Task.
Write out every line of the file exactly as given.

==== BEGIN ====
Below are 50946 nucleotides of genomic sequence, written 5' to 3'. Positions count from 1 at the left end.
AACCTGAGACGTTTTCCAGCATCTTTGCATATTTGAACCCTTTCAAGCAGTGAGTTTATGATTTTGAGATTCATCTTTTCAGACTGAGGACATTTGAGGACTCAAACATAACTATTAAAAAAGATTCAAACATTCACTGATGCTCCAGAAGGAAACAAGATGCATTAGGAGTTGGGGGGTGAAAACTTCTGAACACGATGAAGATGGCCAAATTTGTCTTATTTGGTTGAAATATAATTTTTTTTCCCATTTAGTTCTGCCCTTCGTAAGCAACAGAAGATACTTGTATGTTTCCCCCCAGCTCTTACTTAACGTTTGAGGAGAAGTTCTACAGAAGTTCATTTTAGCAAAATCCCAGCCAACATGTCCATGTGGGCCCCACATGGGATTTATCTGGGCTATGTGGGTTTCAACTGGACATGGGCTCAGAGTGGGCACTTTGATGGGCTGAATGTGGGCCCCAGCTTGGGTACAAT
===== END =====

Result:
Below are 50946 nucleotides of genomic sequence, written 5' to 3'. Positions count from 1 at the left end.
AACCTGAGACGTTTTCCAGCATCTTTGCATATTTGAACCCTTTCAAGCAGTGAGTTTATGATTTTGAGATTCATCTTTTCAGACTGAGGACATTTGAGGACTCAAACATAACTATTAAAAAAGATTCAAACATTCACTGATGCTCCAGAAGGAAACAAGATGCATTAGGAGTTGGGGGGTGAAAACTTCTGAACACGATGAAGATGGCCAAATTTGTCTTATTTGGTTGAAATATAATTTTTTTTCCCATTTAGTTCTGCCCTTCGTAAGCAACAGAAGATACTTGTATGTTTCCCCCCAGCTCTTACTTAACGTTTGAGGAGAAGTTCTACAGAAGTTCATTTTAGCAAAATCCCAGCCAACATGTCCATGTGGGCCCCACATGGGATTTATCTGGGCTATGTGGGTTTCAACTGGACATGGGCTCAGAGTGGGCACTTTGATGGGCTGAATGTGGGCCCCAGCTTGGGTACAAT